A LEADING tax expert is calling for an urgent national coronavirus taxation summit to help reform Australia’s outdated tax system and ensure the nation can better deal with the economic fallout of COVID-19.
Prof Robert Breunig from the Australian National University’s Tax and Transfer Policy Institute says a national taxation summit could clearly and publicly map out the costs of not undertaking reform as well as suggest a realistic reform path.
“Why not reform our outmoded and outdated tax system? Not only is it ill-equipped for the 21st century, but it is inefficient, complex and unfair; it doesn’t reflect contemporary Australia; and is not going to generate sufficient revenue in the short-term,” he says.
“We already know that we are facing a mountain of new debt because of the COVID-19 pandemic. And we are hoping for a quick and robust recovery but Australia’s recovery through global trade will continue to be impeded by other countries’ response to the coronavirus. And our interest rates will continue to be low. So we need to think big when it comes to fiscal policy.”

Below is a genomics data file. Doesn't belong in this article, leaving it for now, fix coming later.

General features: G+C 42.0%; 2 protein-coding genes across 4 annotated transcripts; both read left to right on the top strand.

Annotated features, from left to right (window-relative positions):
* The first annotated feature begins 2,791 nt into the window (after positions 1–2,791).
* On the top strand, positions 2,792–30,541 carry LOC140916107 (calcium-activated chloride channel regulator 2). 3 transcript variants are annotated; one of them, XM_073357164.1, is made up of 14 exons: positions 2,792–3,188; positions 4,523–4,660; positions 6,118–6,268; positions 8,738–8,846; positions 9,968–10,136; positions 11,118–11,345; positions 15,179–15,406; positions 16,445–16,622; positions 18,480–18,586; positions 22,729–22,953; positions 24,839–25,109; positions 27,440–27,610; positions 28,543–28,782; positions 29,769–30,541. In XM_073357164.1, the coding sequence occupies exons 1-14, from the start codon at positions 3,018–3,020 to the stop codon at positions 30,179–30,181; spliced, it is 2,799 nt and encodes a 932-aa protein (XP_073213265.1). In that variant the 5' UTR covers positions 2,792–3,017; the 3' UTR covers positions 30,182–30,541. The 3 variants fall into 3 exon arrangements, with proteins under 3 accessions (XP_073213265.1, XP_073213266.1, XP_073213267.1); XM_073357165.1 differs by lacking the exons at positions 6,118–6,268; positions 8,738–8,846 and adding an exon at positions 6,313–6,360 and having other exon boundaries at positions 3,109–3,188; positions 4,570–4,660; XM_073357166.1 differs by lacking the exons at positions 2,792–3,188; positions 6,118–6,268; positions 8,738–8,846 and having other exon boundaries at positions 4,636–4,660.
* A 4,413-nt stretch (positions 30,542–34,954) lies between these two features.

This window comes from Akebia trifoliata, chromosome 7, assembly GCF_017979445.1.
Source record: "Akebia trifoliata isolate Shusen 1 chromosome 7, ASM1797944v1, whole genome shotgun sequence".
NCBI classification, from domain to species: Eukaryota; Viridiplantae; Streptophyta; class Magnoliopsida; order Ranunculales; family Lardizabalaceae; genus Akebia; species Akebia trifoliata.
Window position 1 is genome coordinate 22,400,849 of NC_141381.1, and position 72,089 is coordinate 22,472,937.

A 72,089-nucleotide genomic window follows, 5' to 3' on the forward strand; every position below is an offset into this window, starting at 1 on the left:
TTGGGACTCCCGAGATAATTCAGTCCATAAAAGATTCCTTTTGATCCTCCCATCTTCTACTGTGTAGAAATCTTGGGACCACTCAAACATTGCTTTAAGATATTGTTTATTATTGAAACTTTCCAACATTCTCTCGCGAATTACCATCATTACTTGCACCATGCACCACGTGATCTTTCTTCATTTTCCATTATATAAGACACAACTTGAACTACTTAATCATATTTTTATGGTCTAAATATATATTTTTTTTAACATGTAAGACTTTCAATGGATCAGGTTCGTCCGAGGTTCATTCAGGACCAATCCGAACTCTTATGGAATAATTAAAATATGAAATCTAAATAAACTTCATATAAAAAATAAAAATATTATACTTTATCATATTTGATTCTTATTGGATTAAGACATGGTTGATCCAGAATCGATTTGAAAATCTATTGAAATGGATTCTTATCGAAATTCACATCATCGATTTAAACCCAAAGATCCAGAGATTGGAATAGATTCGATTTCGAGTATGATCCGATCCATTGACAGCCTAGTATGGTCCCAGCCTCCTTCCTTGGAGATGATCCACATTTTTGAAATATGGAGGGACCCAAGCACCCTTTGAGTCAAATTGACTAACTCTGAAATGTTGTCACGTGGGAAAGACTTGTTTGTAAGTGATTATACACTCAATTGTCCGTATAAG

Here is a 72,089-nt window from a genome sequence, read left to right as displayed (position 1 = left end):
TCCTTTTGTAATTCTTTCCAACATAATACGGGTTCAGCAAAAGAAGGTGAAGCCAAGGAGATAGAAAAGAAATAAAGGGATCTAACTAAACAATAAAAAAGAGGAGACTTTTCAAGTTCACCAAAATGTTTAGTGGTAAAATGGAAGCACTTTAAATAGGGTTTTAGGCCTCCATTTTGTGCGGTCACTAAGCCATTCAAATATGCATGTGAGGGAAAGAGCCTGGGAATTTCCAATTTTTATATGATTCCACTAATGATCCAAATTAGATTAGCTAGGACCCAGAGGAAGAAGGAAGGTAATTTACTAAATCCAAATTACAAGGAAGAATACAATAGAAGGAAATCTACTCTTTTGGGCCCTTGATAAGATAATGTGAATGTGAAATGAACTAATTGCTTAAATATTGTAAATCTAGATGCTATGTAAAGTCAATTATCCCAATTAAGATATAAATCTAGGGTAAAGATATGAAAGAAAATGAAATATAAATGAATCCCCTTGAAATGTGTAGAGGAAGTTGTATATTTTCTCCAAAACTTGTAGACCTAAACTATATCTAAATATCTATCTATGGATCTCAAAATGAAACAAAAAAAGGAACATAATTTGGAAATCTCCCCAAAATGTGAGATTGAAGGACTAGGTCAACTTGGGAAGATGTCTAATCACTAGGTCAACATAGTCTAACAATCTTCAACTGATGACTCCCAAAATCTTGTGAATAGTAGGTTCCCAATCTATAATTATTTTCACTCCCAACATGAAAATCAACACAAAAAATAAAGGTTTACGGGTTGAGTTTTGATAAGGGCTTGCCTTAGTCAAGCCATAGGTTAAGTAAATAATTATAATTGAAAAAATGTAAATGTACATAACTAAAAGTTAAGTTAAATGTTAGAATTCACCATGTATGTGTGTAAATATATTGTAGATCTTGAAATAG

According to Prof Breunig there are a range of challenges that need to be urgently addressed, which include a reliance on income taxes to raise the bulk of revenue.
“Because incomes are taxed heavily, and savings lightly, it means young workers subsidise the old, who disproportionality own capital,” he says.
“It also means less revenue overall, as income tax is subject to numerous deductions and exemptions for people who derive income from certain assets.
“Clearly the system needs to change, and now presents a perfect opportunity. Given the current spirit of bipartisanship evidenced in the passing of pandemic legislation and the formation of a cross-party, state and federal unity government, there is a golden moment to seize.
“Our political leaders can take this crisis and move us together towards a fairer and better Australia.
“If we can effectively reposition the tax and transfer systems, we will be able to restart the economic engines in a more sustainable manner. One that better corresponds with our post-coronavirus ambitions as a country.
“The question now is; will our leaders take this once-in-a-generations chance while they have it?”